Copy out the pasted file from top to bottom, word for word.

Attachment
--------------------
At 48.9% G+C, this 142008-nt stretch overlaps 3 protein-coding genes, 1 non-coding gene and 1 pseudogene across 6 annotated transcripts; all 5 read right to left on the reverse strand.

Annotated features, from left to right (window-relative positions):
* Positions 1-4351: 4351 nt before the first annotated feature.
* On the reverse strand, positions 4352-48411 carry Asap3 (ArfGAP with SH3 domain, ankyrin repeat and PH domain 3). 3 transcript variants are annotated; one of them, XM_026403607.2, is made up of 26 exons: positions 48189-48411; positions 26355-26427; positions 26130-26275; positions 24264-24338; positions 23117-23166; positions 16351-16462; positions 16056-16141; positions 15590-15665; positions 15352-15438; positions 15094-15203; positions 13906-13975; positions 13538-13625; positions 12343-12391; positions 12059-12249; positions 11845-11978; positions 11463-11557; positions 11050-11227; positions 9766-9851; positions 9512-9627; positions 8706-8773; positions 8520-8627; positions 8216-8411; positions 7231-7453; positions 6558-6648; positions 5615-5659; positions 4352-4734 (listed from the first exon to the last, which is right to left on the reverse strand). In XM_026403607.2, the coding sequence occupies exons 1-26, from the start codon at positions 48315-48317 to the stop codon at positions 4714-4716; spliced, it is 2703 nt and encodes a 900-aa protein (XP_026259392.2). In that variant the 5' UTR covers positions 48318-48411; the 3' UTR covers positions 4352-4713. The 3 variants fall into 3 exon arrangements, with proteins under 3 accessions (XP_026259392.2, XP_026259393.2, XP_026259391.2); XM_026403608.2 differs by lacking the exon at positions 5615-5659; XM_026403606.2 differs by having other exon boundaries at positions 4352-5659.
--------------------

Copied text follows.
At 48.9% G+C, this 142008-nt stretch overlaps 3 protein-coding genes, 1 non-coding gene and 1 pseudogene across 6 annotated transcripts; all 5 read right to left on the reverse strand.

Annotated features, from left to right (window-relative positions):
* Positions 1-4351: 4351 nt before the first annotated feature.
* On the reverse strand, positions 4352-48411 carry Asap3 (ArfGAP with SH3 domain, ankyrin repeat and PH domain 3). 3 transcript variants are annotated; one of them, XM_026403607.2, is made up of 26 exons: positions 48189-48411; positions 26355-26427; positions 26130-26275; positions 24264-24338; positions 23117-23166; positions 16351-16462; positions 16056-16141; positions 15590-15665; positions 15352-15438; positions 15094-15203; positions 13906-13975; positions 13538-13625; positions 12343-12391; positions 12059-12249; positions 11845-11978; positions 11463-11557; positions 11050-11227; positions 9766-9851; positions 9512-9627; positions 8706-8773; positions 8520-8627; positions 8216-8411; positions 7231-7453; positions 6558-6648; positions 5615-5659; positions 4352-4734 (listed from the first exon to the last, which is right to left on the reverse strand). In XM_026403607.2, the coding sequence occupies exons 1-26, from the start codon at positions 48315-48317 to the stop codon at positions 4714-4716; spliced, it is 2703 nt and encodes a 900-aa protein (XP_026259392.2). In that variant the 5' UTR covers positions 48318-48411; the 3' UTR covers positions 4352-4713. The 3 variants fall into 3 exon arrangements, with proteins under 3 accessions (XP_026259392.2, XP_026259393.2, XP_026259391.2); XM_026403608.2 differs by lacking the exon at positions 5615-5659; XM_026403606.2 differs by having other exon boundaries at positions 4352-5659.